Tim Schewe

Drivesmart column: It’s the highway’s fault!

One component of Vision Zero (our current road safety strategy) is highway design.

By Tim Schewe

I revisited this old article from 2009 today. It concerned a Facebook page dedicated to bringing improvements to an intersection on Vancouver Island that frequently sees major collisions. Dividing the highway, adding concrete barriers, prohibiting turns, reducing the speed limit, installing traffic lights and other similar suggestions make up the majority of the solutions put forward by concerned people whenever events like these occur.

One component of Vision Zero (our current road safety strategy) is highway design. The concept is that if road users fail to follow rules due to lack of knowledge, approval or ability, or if injuries do occur, then system designers are responsible for taking further action to prevent people from being killed or seriously injured.

Implementation of median barriers, modern roundabouts, speed humps, pedestrian islands, curb extensions along with enforcement methods such as the installation of speed and red light cameras that make car travel safer must be considered.

The Facebook group was on the right track.

In past, we considered that 90 per cent of the problem involved people and driver error. Vision Zero says that we should consider that 90 per cent of the solutions involve speeds, roads and vehicles.

Our vehicles continue to evolve and improve. Advanced Driver Assistance Systems are becoming standard features on new vehicles and have been proven to reduce collisions.

We are also improving our roads. Thirty years and more than 7,500 projects later, ICBC’s Road Improvement Program can claim a 24 per cent reduction in serious injuries or fatalities and 15 per cent in claims costs where these changes were implemented.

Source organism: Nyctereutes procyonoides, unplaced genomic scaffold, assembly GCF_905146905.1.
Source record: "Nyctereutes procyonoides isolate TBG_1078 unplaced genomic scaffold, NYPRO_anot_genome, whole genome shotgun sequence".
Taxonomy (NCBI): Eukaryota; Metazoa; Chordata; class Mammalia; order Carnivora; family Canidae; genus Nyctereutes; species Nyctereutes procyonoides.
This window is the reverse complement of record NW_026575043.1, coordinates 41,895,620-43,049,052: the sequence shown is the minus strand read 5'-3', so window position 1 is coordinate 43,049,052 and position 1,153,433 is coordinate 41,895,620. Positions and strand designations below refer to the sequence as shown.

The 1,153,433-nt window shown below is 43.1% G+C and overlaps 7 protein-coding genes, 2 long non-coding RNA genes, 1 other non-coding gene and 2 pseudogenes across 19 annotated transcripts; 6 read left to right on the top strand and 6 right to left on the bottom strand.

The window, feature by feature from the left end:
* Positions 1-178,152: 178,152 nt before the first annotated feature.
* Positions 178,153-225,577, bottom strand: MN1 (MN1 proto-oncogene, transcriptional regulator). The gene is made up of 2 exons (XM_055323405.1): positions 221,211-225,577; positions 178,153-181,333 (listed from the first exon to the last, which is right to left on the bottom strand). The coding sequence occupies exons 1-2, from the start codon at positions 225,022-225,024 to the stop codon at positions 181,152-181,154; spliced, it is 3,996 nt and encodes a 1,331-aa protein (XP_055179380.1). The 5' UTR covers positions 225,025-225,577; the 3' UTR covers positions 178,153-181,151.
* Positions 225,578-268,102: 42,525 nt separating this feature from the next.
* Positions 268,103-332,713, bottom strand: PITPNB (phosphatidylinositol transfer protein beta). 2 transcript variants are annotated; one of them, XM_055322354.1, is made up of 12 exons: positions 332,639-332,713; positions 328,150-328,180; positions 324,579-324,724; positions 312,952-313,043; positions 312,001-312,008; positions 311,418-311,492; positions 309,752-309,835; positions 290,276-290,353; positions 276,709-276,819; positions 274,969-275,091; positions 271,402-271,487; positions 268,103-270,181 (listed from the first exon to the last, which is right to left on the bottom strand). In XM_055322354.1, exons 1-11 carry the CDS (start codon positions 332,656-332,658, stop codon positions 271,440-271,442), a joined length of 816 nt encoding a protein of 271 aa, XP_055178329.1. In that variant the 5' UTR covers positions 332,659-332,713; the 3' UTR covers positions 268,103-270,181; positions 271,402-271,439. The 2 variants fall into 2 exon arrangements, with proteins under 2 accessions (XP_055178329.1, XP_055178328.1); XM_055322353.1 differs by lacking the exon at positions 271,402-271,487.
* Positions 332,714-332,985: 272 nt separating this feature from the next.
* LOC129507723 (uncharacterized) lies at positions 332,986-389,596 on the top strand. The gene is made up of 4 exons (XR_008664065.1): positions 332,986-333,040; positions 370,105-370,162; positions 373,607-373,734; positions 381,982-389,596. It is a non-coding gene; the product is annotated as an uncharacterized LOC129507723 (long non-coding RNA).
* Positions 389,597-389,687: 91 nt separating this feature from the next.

Education and enforcement are still a part of Vision Zero but might be the more difficult of the necessary changes.

I can relate speed and attitude in one encounter with a travelling salesperson who told me that a traffic ticket was just the cost of doing business. If he had to drive at the speed limit he wouldn’t have time in his day to conduct that business. Clearly, the ticket that I was issuing to him at the time was no deterrent.

We seem to be reluctant to subjected to speed enforcement, whether it be automated or in person. Just look around you the next time you drive. How many of us follow the speed limits?

I’ve also wondered how difficult it would be to pass a current class 5 road test. The driver examiner I asked about it told me that few adult drivers would pass easily if they were called back for a re-examination.

He also suggested that the exam was the minimum standard and that a current driver should be expected to perform at a higher level of skill than someone who was obtaining their first full privileged licence. After all, look at the practice and experience they should have gained over the years.

This does not speak highly for the skills of mature drivers and our government that does not test, promote or require improvement outside of our medical and enforcement systems.

For the most part, we are very fortunate to have the highways we do and the manner in which they are maintained. Perhaps we should be calling for a little more enforcement and education to produce a significant reduction in B.C.’s crash statistics.

Tim Schewe is a retired constable with many years of traffic law enforcement. To comment or learn more, please visit DriveSmartBC.ca

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